I attended the TCG (Trusted Computing Group) annual members meeting last week in beautiful Vancouver and thought I would share a couple of observations.

First of all, a little background – The TCG is an organization whose mandate is to set security standards for commercial use.  The scope ranges from small mobile devices to large disk drives used in the enterprise.  Key participants (about 100 in person this year) include: the PC OEMs (e.g. Lenovo, HP, Dell, etc.), OSVs (e.g. Microsoft), component manufacturers (e.g. disk drives, TPMs…), governments and ISVs.   That’s where WinMagic comes in.   We are an Independent Software Vendor and a member of the Storage Work Group (SWG).   The SWG is responsible for the “Opal” specification for self-encrypting hard drives (SEDs), as well as, the specification for the larger “enterprise” drives.

Now for the observations:

NIST attended and gave an update on SP800-88, DRAFT Guidelines for Media Sanitization. Until the most recent draft crypto-erase was not considered a good method for sanitization.  In fact, back in 2006, SP800-88 stated, “Encryption is not a generally accepted means of sanitization.”

In the most recent draft, however, “Cryptographic Erase through the Trusted Computing Group (TCG) Opal Security Subsystem Class (SSC)” is an option. Nonetheless, a crypto-erase can only be as good as the underlying encryption and key management.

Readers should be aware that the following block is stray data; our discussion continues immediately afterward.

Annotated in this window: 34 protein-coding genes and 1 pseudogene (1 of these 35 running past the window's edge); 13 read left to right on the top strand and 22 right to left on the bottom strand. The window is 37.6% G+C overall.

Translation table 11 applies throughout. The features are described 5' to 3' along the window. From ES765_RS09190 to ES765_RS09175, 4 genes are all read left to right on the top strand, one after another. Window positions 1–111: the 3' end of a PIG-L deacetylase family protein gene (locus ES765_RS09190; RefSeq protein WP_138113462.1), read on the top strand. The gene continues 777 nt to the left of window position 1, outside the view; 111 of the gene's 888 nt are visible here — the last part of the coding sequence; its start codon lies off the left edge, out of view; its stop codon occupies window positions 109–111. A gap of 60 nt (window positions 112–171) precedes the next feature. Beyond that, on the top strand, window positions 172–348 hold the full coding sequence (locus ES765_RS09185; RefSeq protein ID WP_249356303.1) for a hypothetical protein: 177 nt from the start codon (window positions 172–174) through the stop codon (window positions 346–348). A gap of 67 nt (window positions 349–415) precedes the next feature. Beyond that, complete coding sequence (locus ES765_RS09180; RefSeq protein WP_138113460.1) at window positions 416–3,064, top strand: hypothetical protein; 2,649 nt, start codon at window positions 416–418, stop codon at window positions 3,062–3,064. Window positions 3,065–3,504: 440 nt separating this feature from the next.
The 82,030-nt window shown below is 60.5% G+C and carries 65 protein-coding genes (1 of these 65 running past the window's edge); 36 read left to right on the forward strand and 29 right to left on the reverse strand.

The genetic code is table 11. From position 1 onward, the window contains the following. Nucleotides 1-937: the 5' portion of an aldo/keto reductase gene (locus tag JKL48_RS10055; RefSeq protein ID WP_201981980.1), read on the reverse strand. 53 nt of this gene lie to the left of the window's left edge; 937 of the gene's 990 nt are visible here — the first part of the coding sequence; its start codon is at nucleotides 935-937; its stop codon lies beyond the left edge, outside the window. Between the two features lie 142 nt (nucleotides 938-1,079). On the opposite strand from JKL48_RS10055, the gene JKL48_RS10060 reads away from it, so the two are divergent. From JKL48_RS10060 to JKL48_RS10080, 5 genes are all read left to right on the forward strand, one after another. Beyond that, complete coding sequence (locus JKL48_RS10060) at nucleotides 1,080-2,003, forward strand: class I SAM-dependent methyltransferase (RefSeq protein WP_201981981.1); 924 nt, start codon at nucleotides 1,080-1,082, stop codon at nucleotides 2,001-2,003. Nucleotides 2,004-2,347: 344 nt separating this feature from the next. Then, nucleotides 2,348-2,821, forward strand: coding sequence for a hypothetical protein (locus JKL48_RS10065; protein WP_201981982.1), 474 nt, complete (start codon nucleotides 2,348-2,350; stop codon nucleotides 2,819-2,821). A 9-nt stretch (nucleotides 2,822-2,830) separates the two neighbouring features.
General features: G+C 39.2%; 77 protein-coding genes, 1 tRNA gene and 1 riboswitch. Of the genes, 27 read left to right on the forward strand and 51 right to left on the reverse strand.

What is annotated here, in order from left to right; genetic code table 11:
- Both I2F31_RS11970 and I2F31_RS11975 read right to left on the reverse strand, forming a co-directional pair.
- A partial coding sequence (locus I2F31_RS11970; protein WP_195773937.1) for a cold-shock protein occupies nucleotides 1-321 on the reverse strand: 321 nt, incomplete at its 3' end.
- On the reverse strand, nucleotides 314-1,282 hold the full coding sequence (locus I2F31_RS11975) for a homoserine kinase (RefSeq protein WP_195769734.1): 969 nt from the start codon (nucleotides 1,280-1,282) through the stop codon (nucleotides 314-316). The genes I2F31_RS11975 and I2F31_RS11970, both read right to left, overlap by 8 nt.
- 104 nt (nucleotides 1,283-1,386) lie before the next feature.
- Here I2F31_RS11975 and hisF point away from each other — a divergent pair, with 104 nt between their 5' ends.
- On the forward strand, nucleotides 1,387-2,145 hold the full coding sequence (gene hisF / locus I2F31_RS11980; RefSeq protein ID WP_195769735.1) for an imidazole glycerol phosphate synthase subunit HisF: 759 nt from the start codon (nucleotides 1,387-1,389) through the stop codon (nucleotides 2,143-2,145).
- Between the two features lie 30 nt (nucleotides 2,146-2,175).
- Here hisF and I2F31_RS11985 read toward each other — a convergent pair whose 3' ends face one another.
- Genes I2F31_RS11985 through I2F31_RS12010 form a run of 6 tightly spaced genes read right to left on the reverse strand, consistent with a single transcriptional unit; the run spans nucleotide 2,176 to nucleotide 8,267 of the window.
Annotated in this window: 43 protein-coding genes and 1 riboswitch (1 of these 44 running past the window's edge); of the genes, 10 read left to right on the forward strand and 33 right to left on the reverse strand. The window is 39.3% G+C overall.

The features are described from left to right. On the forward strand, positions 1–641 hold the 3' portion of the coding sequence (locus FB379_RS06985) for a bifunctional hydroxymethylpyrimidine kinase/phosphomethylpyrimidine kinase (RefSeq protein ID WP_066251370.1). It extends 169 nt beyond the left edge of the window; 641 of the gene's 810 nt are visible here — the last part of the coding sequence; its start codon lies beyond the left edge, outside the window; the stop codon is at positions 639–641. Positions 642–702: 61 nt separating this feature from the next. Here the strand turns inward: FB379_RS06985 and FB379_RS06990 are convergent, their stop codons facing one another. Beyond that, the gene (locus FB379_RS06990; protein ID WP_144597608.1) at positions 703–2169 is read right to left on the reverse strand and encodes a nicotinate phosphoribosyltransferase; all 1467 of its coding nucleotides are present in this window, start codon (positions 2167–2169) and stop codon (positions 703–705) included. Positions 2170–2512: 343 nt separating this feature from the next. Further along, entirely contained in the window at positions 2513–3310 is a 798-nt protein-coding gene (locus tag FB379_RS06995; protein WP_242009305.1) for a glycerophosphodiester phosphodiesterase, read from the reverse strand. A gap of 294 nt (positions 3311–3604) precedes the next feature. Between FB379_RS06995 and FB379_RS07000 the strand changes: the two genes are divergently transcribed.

I expect that this NIST work will be leveraged and eventually become an ISO standard but that is a couple of years away. Meanwhile have a read of the latest NIST draft and submit public comments to 800-88r1Comments@nist.gov. The comment period closes on November 30, 2012.  It would also be good to have this conversation with your encryption provider to ensure they have all the right things in place to meet your data sanitization needs.

And of course, the upcoming Windows 8 launch was on the top of a lot of people’s  minds at the TCG.   With many organizations having just gotten around to migrating from XP to Win 7, I don’t expect a rush to adopt Win 8.  Albeit, Win 8 has some good security features when combined with a native UEFI boot.  (Laptops have had UEFI boot proms for awhile now but almost all were set to a BIOS compatability mode.)

With Win 8, the idea is to boot up in native UEFI mode and take advantage of a UEFI feature called Secure Boot.  When Secure Boot is turned on the prom checks the signature of the pre-boot code before executing it.  The UEFI prom also ‘measures’ the UEFI code it executes and adds the result in the TPM so that the software that follows can make decisions  based on what came before it. (The TPM, Trusted Platform Module, is probably the most famous TCG technology).

Security features like these will help thwart attacks on the system before the OS and traditional anti-malware are loaded.  All this is of particular relevance to WinMagic and our FDE customers because our Boot Logon code runs and authenticates users before the OS is loaded.

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Garry McCracken

About Garry McCracken /

Garry, a CISSP, has more than 30 years of experience in data communications and information security. He has contributed to the development of WinMagic's full-disk encryption solutions for desktops, laptops, and other mobile devices. When he is not saving the world of data encryption, he takes off his cape to relax and enjoy life at the cottage. Garry writes from a position of technical expertise since we first started SecureSpeak, making him the longest running blogger at WinMagic.
Garry McCracken